Oct 2, 2018

Posted by in Life & Musings | 0 Comments

Grief: A Process

After losing my mother suddenly, it’s been a time of uncertainty to say the least. No one talks about losing a loved one, and they certainly don’t talk about how it affects them and everything that goes along with it. Like many other things in our culture, it’s something that really should be openly spoken about, and isn’t. If it were, it might be a bit easier to process because then you’d be at least a tiny bit more prepared for the roller coaster of emotions you’ve been forced to ride.

The process of grief will be different for everyone, but I wanted to share mine. Partially because I think it ought to be talked about, and partially because it helps me. I’m the kind of person that hates to keep things bottled up, but I’m not good at just up and talking to someone. So writing, or in this case blogging, is a perfect outlet.

Right after my mother passed, I was very upset. I did a lot of crying for the first week, and then the tears stopped. Part of me definitely wondered if I was somehow grieving wrong, but alas, that’s not even possible. It took me a bit to realize I had entered the ultra-depressed and numb stage very, very quickly. The only bonus was that for a small time, I was hyper-focused and really able to step-up and be there for my father, who needed me.

The problem with the numb stage, at least for me, was that it gave me a false sense that I was somehow coping with the loss well, and had already hit the healing stage. While I was healing, albeit slowly, I certainly wasn’t coping. Bless my closest friend Gwen for gently reminding me of that in our conversations, and keeping me aware that what I thought was happening wasn’t really happening.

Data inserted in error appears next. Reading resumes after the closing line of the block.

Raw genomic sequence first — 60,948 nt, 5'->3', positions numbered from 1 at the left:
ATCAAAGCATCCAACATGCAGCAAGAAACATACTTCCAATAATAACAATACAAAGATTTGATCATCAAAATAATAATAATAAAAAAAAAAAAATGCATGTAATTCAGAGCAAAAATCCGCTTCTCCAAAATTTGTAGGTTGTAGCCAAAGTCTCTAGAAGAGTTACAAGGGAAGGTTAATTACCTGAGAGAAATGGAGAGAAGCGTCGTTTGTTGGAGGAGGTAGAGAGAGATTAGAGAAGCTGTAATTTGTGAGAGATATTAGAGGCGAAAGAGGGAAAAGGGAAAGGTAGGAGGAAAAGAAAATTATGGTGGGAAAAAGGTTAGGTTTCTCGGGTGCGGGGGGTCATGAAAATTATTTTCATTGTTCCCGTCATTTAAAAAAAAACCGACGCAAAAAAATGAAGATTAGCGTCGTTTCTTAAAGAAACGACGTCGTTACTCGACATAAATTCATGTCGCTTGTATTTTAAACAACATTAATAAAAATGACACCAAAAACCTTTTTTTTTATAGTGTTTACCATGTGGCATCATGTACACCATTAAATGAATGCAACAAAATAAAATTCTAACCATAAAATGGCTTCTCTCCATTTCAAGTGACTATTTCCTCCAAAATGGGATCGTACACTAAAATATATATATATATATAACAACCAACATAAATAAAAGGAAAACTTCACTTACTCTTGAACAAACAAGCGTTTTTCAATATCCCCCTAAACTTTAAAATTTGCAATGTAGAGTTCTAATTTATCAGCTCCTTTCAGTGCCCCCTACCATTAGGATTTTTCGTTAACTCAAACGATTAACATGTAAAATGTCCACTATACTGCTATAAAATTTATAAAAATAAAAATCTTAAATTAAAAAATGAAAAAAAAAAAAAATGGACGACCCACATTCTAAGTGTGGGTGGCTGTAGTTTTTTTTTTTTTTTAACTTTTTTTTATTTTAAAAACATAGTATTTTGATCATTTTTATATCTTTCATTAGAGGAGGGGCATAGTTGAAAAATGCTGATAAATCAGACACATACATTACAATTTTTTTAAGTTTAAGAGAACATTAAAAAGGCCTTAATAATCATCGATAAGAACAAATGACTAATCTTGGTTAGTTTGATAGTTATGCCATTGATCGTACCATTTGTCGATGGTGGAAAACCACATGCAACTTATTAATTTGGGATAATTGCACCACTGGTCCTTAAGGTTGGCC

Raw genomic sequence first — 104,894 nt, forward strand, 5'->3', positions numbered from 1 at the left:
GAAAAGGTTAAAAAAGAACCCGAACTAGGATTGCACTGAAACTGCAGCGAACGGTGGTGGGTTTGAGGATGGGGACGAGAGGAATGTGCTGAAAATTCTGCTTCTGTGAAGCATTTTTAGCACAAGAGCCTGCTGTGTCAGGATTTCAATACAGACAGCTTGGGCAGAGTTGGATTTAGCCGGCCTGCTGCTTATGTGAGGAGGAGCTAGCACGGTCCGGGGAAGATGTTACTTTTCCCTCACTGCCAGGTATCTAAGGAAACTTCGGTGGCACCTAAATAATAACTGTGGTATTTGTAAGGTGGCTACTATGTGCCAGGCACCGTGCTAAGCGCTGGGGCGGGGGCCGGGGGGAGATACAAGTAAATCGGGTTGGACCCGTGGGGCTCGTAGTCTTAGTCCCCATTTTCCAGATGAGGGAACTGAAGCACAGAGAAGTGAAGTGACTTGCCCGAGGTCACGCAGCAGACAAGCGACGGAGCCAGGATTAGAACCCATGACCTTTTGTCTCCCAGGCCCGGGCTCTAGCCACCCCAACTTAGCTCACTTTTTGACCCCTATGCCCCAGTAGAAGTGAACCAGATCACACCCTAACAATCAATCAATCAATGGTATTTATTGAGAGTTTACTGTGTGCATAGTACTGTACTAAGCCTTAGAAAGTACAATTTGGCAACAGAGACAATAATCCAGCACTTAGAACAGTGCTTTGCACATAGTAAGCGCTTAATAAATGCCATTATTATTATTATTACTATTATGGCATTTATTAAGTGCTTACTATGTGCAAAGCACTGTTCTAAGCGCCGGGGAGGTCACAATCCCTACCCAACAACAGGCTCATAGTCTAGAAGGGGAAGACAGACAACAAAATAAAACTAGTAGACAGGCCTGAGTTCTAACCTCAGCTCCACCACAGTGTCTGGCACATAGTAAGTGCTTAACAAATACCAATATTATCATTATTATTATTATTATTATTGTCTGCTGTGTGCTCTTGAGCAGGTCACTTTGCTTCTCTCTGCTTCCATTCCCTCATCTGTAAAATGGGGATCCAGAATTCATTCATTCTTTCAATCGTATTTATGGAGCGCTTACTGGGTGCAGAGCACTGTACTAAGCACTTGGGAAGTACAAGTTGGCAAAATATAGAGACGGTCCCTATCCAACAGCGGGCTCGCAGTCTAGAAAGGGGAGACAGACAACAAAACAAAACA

It’s different for everyone, but for me the numb stage lasted a long time. Almost a month and a half, if I did my math right. I mean, I had moments of emotion inside that stage, it’s not like I felt nothing, but I certainly wasn’t really processing what had happened. I was more-or-less just going through the motions to keep myself distracted from the truth.

This would be noted as certain activities were difficult for me. The most notable ones being dealing with my mother’s business, and going to a Steam Powered Giraffe concert.

As far as my mother’s business is concerned, at first my father and I were thinking we would keep it. This was probably the one thing we did that was obviously because we’re clinging to whatever we can of her’s, and this business was her everything. My mother basically lived for this business the last decade of her life, at least. Her entire waking life seemed to be consumed by it, and thankfully, for the most part, she loved it. Her father started the company, and it was her one and only full-time job ever. She worked for him, and eventually took it over. Before she passed, the business was already in decline and my father and I were trying to convince her to let it go and enjoy the last bit of her life doing whatever it was she wanted to. It’s a small regret of mine that she never got that, but I don’t think it truly bothered her. Since she did love the business so, my father and I definitely wanted to keep it going… at first. It didn’t take long though for it to become more and more difficult to walk through those doors, and be in that office, to the point that we both started to avoid it. That’s no way to run a business, and about a month after her passing we made the decision to close it. It finally dawned on us that the only reason we were holding onto the business was because it was hers. Neither of us had the drive, ambition, or knowledge to run the business; we just didn’t want to let go of another part of mom. Regardless, we had wanted mom to let go of the business, so why would we keep it ourselves? So the decision was made to let it go, and that has been a relief, and a problem all of its own (shutting a business down is messy and a nightmare folks).